Definitions for cardiac
This dictionary definitions page includes all the possible meanings, example usage and translations of the word cardiac.
of or relating to the heart
Pertaining to the heart.
Pertaining to the cardia.
Etymology: From καρδιακός, from καρδία. Distantly related to English courage, which is from Latin, but of same Proto-Indo-European root.
The heart is a muscular organ in most animals. This organ pumps blood through the blood vessels of the circulatory system. The pumped blood carries oxygen and nutrients to the body, while carrying metabolic waste such as carbon dioxide to the lungs. In humans, the heart is approximately the size of a closed fist and is located between the lungs, in the middle compartment of the chest.In humans, other mammals, and birds, the heart is divided into four chambers: upper left and right atria and lower left and right ventricles. Commonly the right atrium and ventricle are referred together as the right heart and their left counterparts as the left heart. Fish, in contrast, have two chambers, an atrium and a ventricle, while most reptiles have three chambers. In a healthy heart blood flows one way through the heart due to heart valves, which prevent backflow. The heart is enclosed in a protective sac, the pericardium, which also contains a small amount of fluid. The wall of the heart is made up of three layers: epicardium, myocardium, and endocardium.The heart pumps blood with a rhythm determined by a group of pacemaker cells in the sinoatrial node. These generate a current that causes the heart to contract, traveling through the atrioventricular node and along the conduction system of the heart. In humans, deoxygenated blood enters the heart through the right atrium from the superior and inferior venae cavae and passes it to the right ventricle. From here it is pumped into pulmonary circulation to the lungs, where it receives oxygen and gives off carbon dioxide. Oxygenated blood then returns to the left atrium, passes through the left ventricle and is pumped out through the aorta into systemic circulation, traveling through arteries, arterioles, and capillaries—where nutrients and other substances are exchanged between blood vessels and cells, losing oxygen and gaining carbon dioxide—before being returned to the heart through venules and veins. The heart beats at a resting rate close to 72 beats per minute. Exercise temporarily increases the rate, but lowers it in the long term, and is good for heart health.Cardiovascular diseases are the most common cause of death globally as of 2008, accounting for 30% of deaths. Of these more than three-quarters are a result of coronary artery disease and stroke. Risk factors include: smoking, being overweight, little exercise, high cholesterol, high blood pressure, and poorly controlled diabetes, among others. Cardiovascular diseases do not frequently have symptoms but may cause chest pain or shortness of breath. Diagnosis of heart disease is often done by the taking of a medical history, listening to the heart-sounds with a stethoscope, ECG, echocardiogram, and ultrasound. Specialists who focus on diseases of the heart are called cardiologists, although many specialties of medicine may be involved in treatment.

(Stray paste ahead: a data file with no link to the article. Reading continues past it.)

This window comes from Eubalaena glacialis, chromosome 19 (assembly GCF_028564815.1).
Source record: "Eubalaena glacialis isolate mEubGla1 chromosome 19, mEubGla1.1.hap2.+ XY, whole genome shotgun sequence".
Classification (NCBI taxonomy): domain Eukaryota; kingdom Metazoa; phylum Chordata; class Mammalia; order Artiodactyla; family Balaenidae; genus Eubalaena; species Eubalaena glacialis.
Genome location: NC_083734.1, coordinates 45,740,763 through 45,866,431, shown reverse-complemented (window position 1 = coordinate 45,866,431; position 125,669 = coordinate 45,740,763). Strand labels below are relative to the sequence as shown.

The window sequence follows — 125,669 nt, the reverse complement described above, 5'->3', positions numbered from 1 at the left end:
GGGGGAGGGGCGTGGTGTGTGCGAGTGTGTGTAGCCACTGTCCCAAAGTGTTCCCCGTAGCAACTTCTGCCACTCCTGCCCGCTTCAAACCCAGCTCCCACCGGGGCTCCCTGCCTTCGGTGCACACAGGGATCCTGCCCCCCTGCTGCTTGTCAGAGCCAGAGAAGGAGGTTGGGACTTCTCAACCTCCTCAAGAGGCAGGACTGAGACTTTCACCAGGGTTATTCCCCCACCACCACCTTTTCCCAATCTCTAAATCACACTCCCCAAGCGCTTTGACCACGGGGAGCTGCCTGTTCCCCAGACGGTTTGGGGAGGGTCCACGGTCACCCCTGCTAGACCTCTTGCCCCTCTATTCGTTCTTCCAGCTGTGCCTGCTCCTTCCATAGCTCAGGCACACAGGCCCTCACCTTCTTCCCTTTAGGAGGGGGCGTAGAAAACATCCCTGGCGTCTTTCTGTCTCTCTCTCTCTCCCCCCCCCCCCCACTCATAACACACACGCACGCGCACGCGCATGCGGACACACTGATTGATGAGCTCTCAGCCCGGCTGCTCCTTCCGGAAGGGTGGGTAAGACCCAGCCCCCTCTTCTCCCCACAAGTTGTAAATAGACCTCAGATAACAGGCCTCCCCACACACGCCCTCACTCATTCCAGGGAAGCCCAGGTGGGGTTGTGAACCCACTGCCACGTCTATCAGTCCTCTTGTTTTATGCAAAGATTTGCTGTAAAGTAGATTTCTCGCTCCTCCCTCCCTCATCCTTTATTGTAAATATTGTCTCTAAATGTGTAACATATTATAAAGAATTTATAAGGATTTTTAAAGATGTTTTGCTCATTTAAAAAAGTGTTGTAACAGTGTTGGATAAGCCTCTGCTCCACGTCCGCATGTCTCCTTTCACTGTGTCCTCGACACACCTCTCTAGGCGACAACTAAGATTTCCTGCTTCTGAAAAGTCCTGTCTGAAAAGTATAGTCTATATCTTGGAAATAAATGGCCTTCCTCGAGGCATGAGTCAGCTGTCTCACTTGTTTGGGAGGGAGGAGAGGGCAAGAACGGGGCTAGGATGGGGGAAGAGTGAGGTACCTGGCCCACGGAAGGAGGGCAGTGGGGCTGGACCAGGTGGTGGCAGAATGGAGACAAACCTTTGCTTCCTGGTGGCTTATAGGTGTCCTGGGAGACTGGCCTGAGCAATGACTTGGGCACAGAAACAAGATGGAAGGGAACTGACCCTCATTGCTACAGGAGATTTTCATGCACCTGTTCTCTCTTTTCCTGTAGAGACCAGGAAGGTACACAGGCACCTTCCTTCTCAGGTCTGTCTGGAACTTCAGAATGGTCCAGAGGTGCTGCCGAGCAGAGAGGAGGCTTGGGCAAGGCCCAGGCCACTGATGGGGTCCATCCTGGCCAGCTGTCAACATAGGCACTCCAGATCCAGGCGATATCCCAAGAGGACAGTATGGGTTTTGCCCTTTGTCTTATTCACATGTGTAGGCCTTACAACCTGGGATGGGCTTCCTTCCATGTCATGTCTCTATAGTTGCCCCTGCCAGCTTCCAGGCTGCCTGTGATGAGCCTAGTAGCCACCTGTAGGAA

Cardiac refers to anything related to the heart. It involves the heart's structure, function, conditions, diseases, disorders, or the treatment thereof. Derived from the Greek word "kardiakos," which also means pertaining to the heart.
pertaining to, resembling, or hear the heart; as, the cardiac arteries; the cardiac, or left, end of the stomach
exciting action in the heart, through the medium of the stomach; cordial; stimulant
a medicine which excites action in the stomach; a cardial
Etymology: [L. cardiacus, Gr. , fr. heart: cf. F. cardiaque.]
Cardiac is a fictional character comic book vigilante hero appearing in publications from Marvel Comics. Created by writer David Michelinie and penciller Erik Larsen, he first appeared in The Amazing Spider-Man #342.
Chambers 20th Century Dictionary
kär′di-ak, adj. belonging to the heart: cordial, reviving—also Cardiac′al.—ns. Car′diac, a disease of the heart: a cordial; Car′dialgy, Cardial′gia, an uneasy sensation or burning pain at the upper orifice of the stomach, apparently at the heart—hence called heartburn; Car′diograph, an apparatus for recording by a tracing—Car′diogram—the movements of the heart; Car′dioid, a geometrical curve, so called from its heart-like form; Cardīt′is, inflammation of the heart. [L.—Gr. kardiakos—kardia, the heart.]
belonging or relating to the heart.
The numerical value of cardiac in Chaldean Numerology is: 6
The numerical value of cardiac in Pythagorean Numerology is: 3
The situation of people suffering an acute cardiac event is different from that of people undergoing surgery : surgery is usually planned so the patient can prepare for it, whereas cardiac events often come out of the blue, but in both cases, a positive orientation is an asset.
Paramedics attend about 5,000 cardiac arrests every year across the state, our cardiac arrest results are very impressive, with our survival rates among the world’s best.